Israel did relieve the closures, but did not allow imports to return to anything approaching the levels of either December 2005 (before Hamas won the legislative council elections) or May 2007 (before Hamas took power in Gaza). During July 2008, the first full month of the lull, according to the UN, "the population of Gaza saw little tangible dividend from the truce implemented on 19 June, as the amount of commodities allowed into the Gaza Strip remained far below the actual needs."27 Imports were less than half what they were in December 2005. This was nevertheless higher than in August, when imports dropped 30 percent, to a level about that of March 2008 -- when aid agencies and human rights groups warned that the blocaked was causing a "humanitarian implosion."28 In September there was a 15 percent increase, but in October there was another 30 percent decline. (See table.) Moreover, throughout the lull Israel continued to ban all exports from Gaza,29 essentially rendering Gaza's economy non-functional. In October 2008, the World Bank reported that only about 2% of Gaza's industrial establishments were still functioning, industrial employment had dropped from 35,000 in 2005 to 840, and 40,000 jobs in agriculture were lost.30
Truckloads Per Month Entering Gaza31
Israel closed Gaza's borders allowing just 579 trucks into the territory for the entire month of November (see table above) -- this to support 1.5 million people. Furthermore, noted the UN,
"Staff and assistance from international NGOs were prevented from entering Gaza throughout the month. Additionally, the intensified closure forced UNRWA to suspend food distribution for five days during the month, along with its cash assistance programme, as a result of restrictions on cash shipments to Gaza."32
According to UNICEF, lack of fuel, electricity, and spare parts interrupted Gaza's water supply. In Gaza City 50% of the population had access to water only several hours a week; 30% had access every four days and 20% every three days. Other areas of Gaza received water on average every other day.33
It was obvious that Hamas could never agree to an extension of a truce while this sort of crippling economic blockade was in place. But, as Hamas leader Khalid Mish'al explained, "When this broken truce neared its end, we expressed our readiness for a new comprehensive truce in return for lifting the blockade and opening all Gaza border crossings, including Rafah. Our calls fell on deaf ears." Numerous statements before the expiration of the cease-fire made clear that this was Hamas's position.34 Jimmy Carter described his efforts at mediation:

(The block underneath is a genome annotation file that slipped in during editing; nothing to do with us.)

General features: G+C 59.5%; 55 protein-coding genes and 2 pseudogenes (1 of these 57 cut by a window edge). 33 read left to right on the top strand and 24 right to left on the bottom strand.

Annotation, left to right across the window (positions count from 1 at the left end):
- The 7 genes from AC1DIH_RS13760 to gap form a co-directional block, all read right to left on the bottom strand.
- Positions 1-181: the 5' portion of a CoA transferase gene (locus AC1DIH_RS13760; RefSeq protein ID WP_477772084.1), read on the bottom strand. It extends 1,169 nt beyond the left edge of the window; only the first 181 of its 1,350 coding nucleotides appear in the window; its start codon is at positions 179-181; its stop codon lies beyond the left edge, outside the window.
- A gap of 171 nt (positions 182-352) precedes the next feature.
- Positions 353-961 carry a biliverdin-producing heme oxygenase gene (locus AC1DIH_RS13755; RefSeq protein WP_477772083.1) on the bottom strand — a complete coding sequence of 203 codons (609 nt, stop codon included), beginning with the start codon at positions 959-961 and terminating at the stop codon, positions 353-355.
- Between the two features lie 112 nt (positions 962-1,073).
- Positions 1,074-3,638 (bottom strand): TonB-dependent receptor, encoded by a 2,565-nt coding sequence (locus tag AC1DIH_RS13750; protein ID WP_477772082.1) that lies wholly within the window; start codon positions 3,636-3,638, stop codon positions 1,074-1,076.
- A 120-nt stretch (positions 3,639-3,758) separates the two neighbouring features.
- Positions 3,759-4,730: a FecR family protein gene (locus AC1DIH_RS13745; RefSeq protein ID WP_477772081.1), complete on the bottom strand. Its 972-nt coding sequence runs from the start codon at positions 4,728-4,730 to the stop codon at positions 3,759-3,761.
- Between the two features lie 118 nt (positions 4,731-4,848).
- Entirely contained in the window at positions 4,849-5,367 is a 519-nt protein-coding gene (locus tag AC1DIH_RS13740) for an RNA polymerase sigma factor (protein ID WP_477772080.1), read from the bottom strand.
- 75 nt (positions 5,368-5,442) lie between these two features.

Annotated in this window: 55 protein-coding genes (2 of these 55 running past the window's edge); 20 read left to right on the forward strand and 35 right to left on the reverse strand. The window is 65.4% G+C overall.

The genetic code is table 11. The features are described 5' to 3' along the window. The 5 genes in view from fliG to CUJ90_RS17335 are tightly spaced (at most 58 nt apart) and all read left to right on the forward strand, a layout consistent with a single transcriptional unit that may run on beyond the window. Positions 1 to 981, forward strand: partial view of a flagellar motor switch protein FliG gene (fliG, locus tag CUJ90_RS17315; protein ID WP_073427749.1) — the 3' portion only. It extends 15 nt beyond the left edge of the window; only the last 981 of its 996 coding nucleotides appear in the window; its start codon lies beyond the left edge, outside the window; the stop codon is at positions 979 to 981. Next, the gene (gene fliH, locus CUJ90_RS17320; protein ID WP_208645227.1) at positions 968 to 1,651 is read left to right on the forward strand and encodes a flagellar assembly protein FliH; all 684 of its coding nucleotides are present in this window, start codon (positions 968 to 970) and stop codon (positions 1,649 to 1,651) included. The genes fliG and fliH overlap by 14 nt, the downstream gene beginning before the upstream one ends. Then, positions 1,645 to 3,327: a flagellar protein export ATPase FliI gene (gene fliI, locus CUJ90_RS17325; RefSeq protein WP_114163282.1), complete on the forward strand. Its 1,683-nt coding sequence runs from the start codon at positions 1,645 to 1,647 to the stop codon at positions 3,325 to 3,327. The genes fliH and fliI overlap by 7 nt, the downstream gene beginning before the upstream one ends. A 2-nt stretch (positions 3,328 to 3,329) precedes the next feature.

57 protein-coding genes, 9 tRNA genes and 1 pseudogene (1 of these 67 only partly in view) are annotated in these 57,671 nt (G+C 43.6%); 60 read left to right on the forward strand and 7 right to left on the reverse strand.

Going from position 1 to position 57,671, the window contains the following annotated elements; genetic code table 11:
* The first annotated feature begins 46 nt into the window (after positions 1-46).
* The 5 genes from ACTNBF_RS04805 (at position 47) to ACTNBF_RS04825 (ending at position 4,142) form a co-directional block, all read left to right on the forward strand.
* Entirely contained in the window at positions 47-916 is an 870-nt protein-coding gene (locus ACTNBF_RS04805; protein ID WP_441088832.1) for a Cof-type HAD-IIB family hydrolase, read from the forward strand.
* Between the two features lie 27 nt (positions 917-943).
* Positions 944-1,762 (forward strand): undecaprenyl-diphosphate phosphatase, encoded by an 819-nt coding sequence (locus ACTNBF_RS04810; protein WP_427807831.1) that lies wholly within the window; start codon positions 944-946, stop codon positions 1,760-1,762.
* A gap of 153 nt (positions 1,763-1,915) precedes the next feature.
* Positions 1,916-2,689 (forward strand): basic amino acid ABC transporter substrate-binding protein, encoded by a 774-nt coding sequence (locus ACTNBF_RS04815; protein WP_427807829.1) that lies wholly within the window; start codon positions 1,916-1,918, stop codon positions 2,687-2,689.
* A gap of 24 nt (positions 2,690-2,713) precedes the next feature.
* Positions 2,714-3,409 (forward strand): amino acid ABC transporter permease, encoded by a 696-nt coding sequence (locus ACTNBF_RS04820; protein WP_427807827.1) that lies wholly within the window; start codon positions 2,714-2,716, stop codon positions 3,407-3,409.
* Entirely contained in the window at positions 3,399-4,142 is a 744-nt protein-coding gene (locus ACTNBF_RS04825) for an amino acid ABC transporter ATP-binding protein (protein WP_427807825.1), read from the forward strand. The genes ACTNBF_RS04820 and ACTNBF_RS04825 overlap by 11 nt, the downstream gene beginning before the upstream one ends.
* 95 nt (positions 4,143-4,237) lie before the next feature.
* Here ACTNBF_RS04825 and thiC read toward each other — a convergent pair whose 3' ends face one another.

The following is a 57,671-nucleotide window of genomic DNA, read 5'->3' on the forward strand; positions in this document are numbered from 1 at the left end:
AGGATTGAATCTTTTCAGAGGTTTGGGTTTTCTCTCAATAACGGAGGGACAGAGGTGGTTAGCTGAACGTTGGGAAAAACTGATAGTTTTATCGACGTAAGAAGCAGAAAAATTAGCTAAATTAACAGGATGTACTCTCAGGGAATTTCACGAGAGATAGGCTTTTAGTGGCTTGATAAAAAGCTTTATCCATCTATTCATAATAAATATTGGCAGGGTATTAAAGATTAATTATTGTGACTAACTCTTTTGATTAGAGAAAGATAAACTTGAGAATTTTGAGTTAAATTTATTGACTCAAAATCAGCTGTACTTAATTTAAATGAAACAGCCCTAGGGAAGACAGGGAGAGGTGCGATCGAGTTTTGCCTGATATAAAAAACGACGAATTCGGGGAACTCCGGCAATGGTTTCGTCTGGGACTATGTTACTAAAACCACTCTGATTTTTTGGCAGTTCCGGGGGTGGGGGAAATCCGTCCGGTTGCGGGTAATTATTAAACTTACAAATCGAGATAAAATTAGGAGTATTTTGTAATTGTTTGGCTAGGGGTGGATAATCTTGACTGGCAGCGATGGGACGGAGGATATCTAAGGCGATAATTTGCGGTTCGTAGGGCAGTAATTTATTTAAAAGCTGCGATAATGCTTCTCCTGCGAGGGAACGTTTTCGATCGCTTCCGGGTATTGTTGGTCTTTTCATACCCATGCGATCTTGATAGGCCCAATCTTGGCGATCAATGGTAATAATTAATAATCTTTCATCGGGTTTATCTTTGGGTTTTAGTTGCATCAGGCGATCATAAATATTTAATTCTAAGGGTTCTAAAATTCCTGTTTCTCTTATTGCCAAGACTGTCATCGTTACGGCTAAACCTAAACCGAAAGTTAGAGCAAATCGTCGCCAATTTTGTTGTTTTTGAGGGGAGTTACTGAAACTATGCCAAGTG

"It was clear that the preeminent issue was opening the crossings into Gaza. Representatives from the Carter Center visited Jerusalem, met with Israeli officials and asked if this was possible in exchange for a cessation of rocket fire. The Israeli government informally proposed that 15 percent of normal supplies might be possible if Hamas first stopped all rocket fire for 48 hours. This was unacceptable to Hamas, and hostilities erupted."35
Fifteen percent of normal supplies was less than the inadequate July level.36 It is thus not at all surprising that Hamas rejected such an agreement.
Thus, the second answer to the Israeli question, "what else could it do given the barrage of rockets that were being fired from Gaza?," was clear: lift the blockade -- which it ought to have done on humanitarian grounds in any case -- and then a truce would be possible, and there would be no need for war to end rocket attacks.
Hamas foolishly and immorally decided that renewed rocket attacks would make Israel more accommodating. Immorally, because Israel's punishment of innocent Palestinians does not justify punishment of innocent Israelis. Foolishly, because it played right into the hands of those Israeli leaders who wanted a war to redeem themselves and Israel's military reputation after the debacle of the 2006 war with Lebanon. But this Hamas policy doesn't alter the fact that Israel could have ended rocket attacks without the need for resort to war.
Now it might be argued that a truce was too dangerous for Israel because Hamas could not be trusted to keep its word. In fact, however, just as it was Israel, not Hamas, that broke the 2008 truce, so Hamas's record for maintaining truces was better than that of Israel. Sherifa Zuhur, a leading U.S. authority on Hamas, wrote in a study recently published by the U.S. Army War College that truces with Hamas in 2002 and 2003 "were broken when Israelis assassinated HAMAS leaders."37 A former senior European security official interviewed by the International Crisis Group pointed to:
"continued Israeli assassinations and killings that completely undermined genuine attempts at de-escalation. Israel's response created a self-fulfilling prophecy. They had the expectation of failure and in effect guaranteed it. . . .[T]here were continued provocations, a dismissive attitude, no confidence-building measures, and unhelpful statements. Israel's Minister of Defence would publicly claim that Hamas is re-grouping and that [the] IDF must prepare for a massive attack. Hamas begins to prepare for this eventuality. To Israel this is proof of its original thesis, a casus belli. It attacks, Hamas responds, the IDF feels vindicated and the hudna [truce] is history."38